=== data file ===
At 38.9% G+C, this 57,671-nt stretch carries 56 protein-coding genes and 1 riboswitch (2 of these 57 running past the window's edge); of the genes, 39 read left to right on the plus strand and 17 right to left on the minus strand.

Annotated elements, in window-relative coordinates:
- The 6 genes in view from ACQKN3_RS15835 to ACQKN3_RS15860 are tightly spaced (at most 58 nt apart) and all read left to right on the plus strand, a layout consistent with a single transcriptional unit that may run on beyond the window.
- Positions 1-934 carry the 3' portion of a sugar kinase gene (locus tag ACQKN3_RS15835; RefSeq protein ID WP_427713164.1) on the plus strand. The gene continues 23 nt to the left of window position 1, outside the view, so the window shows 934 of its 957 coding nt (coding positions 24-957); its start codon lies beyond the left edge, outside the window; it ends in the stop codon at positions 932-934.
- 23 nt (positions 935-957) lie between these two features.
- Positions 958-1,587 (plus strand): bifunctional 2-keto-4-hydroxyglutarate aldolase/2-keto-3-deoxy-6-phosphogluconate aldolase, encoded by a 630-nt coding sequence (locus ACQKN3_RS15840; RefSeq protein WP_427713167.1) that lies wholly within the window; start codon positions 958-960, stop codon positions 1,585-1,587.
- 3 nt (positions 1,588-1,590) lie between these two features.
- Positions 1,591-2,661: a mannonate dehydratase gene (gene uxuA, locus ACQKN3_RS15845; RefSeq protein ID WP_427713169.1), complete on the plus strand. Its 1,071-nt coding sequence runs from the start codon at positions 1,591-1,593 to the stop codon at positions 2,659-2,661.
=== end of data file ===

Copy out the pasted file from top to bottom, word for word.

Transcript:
At 38.9% G+C, this 57,671-nt stretch carries 56 protein-coding genes and 1 riboswitch (2 of these 57 running past the window's edge); of the genes, 39 read left to right on the plus strand and 17 right to left on the minus strand.

Annotated elements, in window-relative coordinates:
- The 6 genes in view from ACQKN3_RS15835 to ACQKN3_RS15860 are tightly spaced (at most 58 nt apart) and all read left to right on the plus strand, a layout consistent with a single transcriptional unit that may run on beyond the window.
- Positions 1-934 carry the 3' portion of a sugar kinase gene (locus tag ACQKN3_RS15835; RefSeq protein ID WP_427713164.1) on the plus strand. The gene continues 23 nt to the left of window position 1, outside the view, so the window shows 934 of its 957 coding nt (coding positions 24-957); its start codon lies beyond the left edge, outside the window; it ends in the stop codon at positions 932-934.
- 23 nt (positions 935-957) lie between these two features.
- Positions 958-1,587 (plus strand): bifunctional 2-keto-4-hydroxyglutarate aldolase/2-keto-3-deoxy-6-phosphogluconate aldolase, encoded by a 630-nt coding sequence (locus ACQKN3_RS15840; RefSeq protein WP_427713167.1) that lies wholly within the window; start codon positions 958-960, stop codon positions 1,585-1,587.
- 3 nt (positions 1,588-1,590) lie between these two features.
- Positions 1,591-2,661: a mannonate dehydratase gene (gene uxuA, locus ACQKN3_RS15845; RefSeq protein ID WP_427713169.1), complete on the plus strand. Its 1,071-nt coding sequence runs from the start codon at positions 1,591-1,593 to the stop codon at positions 2,659-2,661.